China approves Profound Medical’s Sonalleve


The Chinese Food and Drug Administration (CFDA) has approved Profound Medical’s (TSXV:PRN; OTCQX:PRFMF) Sonalleve for the non-invasive treatment of uterine fibroids.

Sonalleve is a therapeutic platform that combines real-time MRI and thermometry with thermal ultrasound to enable precise and incision-free ablation of diseased tissue. Sonalleve can offer women with uterine fibroids a quick, non-invasive therapy option, allowing patients to usually go home the same day and return to their routines within two days.

“Obtaining CFDA approval for Sonalleve marks a major milestone for our company and provides important additional validation of this powerful, patient-friendly new approach to treating uterine fibroids,” CEO, Arun Menawat, said in a statement.

Profound’s distribution partner, Philips, has a strong brand position in China, having installed MR imaging systems in many of the country’s largest hospitals, he added.

“That, combined with the recent appointment of Ian Heynen to lead our global sales and marketing function, positions us very well to plan and execute the commercial launch of Sonalleve in this very large and attractive market,” Dr. Menawat said.

In a new report, analyst Prakash Gowd of CIBC World Markets said approval of Sonalleve in China is testament to the strong benefits of Sonalleve in the treatment of uterine fibroids, and to the partnership between Profound and Philips.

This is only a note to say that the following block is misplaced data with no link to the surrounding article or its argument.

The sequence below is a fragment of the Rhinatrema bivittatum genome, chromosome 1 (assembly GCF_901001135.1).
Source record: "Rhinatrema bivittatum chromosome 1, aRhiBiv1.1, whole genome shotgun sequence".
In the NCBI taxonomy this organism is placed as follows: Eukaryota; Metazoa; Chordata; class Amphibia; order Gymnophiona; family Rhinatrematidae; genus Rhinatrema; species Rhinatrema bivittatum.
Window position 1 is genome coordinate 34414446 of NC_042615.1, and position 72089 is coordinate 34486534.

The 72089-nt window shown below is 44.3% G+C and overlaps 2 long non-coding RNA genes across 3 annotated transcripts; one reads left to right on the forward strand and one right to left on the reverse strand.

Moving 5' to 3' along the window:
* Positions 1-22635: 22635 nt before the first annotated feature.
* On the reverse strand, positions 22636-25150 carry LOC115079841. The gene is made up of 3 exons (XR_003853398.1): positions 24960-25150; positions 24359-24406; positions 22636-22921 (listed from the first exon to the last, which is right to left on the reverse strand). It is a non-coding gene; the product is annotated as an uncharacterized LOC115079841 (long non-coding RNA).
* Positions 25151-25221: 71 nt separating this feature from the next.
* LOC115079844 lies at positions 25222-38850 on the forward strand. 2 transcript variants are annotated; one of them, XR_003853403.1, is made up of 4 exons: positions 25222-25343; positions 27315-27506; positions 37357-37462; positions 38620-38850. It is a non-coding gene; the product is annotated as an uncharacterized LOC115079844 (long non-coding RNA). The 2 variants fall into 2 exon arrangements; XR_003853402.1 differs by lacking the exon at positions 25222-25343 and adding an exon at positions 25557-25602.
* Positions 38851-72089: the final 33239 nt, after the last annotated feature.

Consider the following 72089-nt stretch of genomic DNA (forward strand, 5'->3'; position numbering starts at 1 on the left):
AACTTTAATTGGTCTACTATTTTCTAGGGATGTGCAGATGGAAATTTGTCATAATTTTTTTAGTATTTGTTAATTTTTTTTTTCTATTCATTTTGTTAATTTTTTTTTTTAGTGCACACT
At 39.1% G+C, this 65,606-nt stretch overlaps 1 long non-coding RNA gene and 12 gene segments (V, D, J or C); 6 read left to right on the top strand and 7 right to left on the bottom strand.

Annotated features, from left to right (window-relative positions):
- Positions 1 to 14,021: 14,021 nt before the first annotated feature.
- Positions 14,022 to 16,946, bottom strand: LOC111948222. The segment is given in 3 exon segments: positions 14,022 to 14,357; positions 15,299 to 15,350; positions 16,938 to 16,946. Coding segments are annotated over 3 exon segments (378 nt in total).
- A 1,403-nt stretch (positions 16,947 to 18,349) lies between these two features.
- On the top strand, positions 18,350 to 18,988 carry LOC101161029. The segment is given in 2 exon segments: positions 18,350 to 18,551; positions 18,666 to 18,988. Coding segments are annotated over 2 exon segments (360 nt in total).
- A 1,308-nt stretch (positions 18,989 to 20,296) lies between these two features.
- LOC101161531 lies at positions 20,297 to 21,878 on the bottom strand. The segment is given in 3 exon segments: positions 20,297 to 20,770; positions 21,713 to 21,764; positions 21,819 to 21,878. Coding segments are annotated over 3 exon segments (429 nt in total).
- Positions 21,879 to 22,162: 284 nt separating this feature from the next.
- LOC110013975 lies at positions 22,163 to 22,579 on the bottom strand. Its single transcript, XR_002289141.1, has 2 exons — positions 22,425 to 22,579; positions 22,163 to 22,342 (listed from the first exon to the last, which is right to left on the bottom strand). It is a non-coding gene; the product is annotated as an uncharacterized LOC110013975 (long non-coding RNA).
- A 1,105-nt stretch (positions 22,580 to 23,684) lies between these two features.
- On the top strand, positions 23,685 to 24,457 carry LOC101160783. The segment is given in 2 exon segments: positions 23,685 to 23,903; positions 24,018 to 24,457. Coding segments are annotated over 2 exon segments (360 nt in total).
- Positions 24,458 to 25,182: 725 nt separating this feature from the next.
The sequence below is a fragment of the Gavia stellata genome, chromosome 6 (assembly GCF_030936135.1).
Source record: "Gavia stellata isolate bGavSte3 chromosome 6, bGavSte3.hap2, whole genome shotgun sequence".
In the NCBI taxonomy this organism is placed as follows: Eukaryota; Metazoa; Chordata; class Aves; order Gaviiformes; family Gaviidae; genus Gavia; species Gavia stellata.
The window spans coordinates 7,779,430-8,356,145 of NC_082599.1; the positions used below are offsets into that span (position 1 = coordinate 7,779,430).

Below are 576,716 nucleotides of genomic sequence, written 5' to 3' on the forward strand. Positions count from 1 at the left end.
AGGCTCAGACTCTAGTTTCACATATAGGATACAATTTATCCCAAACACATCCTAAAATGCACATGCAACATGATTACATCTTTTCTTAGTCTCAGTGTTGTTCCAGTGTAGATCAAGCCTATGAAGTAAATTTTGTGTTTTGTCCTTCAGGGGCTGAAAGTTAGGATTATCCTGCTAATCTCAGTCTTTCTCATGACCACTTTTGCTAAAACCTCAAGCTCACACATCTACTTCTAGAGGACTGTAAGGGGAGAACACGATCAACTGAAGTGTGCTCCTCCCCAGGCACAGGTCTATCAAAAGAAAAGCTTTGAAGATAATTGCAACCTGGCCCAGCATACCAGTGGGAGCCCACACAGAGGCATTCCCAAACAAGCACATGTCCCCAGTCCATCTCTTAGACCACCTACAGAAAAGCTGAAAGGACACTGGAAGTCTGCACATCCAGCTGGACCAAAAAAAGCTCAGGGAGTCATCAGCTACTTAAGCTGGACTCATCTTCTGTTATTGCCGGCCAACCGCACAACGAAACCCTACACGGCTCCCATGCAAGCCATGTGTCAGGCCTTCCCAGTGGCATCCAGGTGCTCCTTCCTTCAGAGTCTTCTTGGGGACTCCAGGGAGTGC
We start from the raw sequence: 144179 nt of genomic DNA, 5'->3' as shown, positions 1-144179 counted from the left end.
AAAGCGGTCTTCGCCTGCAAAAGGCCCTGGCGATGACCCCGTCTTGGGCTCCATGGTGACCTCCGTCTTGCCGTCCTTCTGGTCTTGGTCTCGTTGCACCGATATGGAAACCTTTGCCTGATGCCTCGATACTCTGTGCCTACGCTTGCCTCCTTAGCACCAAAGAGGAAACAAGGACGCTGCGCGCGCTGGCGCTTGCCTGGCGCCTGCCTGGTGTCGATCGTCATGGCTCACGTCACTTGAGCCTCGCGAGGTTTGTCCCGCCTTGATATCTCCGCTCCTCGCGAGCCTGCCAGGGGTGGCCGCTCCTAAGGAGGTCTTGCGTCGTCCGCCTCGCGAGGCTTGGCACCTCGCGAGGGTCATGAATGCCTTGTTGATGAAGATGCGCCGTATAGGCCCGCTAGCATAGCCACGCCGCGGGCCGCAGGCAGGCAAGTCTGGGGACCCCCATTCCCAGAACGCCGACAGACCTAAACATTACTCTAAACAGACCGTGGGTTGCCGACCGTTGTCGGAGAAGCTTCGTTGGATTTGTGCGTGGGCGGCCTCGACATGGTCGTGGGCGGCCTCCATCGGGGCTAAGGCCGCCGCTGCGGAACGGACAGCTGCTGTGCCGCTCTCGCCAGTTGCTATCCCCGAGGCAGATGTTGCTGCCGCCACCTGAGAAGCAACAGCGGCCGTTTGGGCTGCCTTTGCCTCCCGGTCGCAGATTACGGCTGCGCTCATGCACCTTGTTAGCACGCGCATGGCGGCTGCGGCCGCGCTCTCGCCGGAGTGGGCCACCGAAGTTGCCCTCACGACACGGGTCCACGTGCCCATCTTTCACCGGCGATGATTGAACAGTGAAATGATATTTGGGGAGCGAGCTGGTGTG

Mr. Gowd figures that Philips has MRI units in about 30% of the top hospitals in China, and these would be the prime targets for Sonalleve sales.

“We also view this approval as positive for the longer term since Profound will eventually look to get TULSA-PRO approved in China,” he added. “Having Sonalleve on the market should provide some benefits in market adoption.”

Uterine fibroids, or leiomyoma, are the most common non-cancerous tumors of the female reproductive tract in women. Affecting an estimated 20% to 50% of women over 30 years of age, the disease can cause painful symptoms and abnormal menstrual bleeding. 

The most common medical treatment for this disease now is hysterectomy. Involving invasive surgery, hospitalization and extensive recovery time, hysterectomy also results in a women’s permanent inability to have children.

Michelle Carr